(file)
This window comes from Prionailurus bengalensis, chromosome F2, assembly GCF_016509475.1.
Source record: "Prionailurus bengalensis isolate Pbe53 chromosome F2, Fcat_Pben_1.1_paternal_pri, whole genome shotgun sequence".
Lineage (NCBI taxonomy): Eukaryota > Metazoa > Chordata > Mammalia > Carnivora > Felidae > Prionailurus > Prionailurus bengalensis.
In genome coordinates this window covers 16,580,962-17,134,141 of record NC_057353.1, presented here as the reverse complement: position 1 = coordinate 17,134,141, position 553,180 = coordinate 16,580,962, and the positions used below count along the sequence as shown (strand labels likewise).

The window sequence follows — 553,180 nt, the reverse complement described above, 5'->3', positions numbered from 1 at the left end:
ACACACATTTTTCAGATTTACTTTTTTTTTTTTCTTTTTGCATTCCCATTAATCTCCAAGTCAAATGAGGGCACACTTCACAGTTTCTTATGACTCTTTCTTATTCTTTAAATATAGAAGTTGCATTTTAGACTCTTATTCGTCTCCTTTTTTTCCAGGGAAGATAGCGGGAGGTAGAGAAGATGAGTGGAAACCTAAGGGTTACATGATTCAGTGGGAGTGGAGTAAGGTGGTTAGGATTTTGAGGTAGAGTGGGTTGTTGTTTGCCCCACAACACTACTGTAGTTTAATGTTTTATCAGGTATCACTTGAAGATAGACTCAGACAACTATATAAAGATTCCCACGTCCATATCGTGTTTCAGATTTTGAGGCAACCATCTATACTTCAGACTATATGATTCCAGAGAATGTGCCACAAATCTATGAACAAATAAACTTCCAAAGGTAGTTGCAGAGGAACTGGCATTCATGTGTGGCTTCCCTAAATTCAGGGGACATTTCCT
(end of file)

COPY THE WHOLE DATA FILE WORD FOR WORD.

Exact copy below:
This window comes from Prionailurus bengalensis, chromosome F2, assembly GCF_016509475.1.
Source record: "Prionailurus bengalensis isolate Pbe53 chromosome F2, Fcat_Pben_1.1_paternal_pri, whole genome shotgun sequence".
Lineage (NCBI taxonomy): Eukaryota > Metazoa > Chordata > Mammalia > Carnivora > Felidae > Prionailurus > Prionailurus bengalensis.
In genome coordinates this window covers 16,580,962-17,134,141 of record NC_057353.1, presented here as the reverse complement: position 1 = coordinate 17,134,141, position 553,180 = coordinate 16,580,962, and the positions used below count along the sequence as shown (strand labels likewise).

The window sequence follows — 553,180 nt, the reverse complement described above, 5'->3', positions numbered from 1 at the left end:
ACACACATTTTTCAGATTTACTTTTTTTTTTTTCTTTTTGCATTCCCATTAATCTCCAAGTCAAATGAGGGCACACTTCACAGTTTCTTATGACTCTTTCTTATTCTTTAAATATAGAAGTTGCATTTTAGACTCTTATTCGTCTCCTTTTTTTCCAGGGAAGATAGCGGGAGGTAGAGAAGATGAGTGGAAACCTAAGGGTTACATGATTCAGTGGGAGTGGAGTAAGGTGGTTAGGATTTTGAGGTAGAGTGGGTTGTTGTTTGCCCCACAACACTACTGTAGTTTAATGTTTTATCAGGTATCACTTGAAGATAGACTCAGACAACTATATAAAGATTCCCACGTCCATATCGTGTTTCAGATTTTGAGGCAACCATCTATACTTCAGACTATATGATTCCAGAGAATGTGCCACAAATCTATGAACAAATAAACTTCCAAAGGTAGTTGCAGAGGAACTGGCATTCATGTGTGGCTTCCCTAAATTCAGGGGACATTTCCT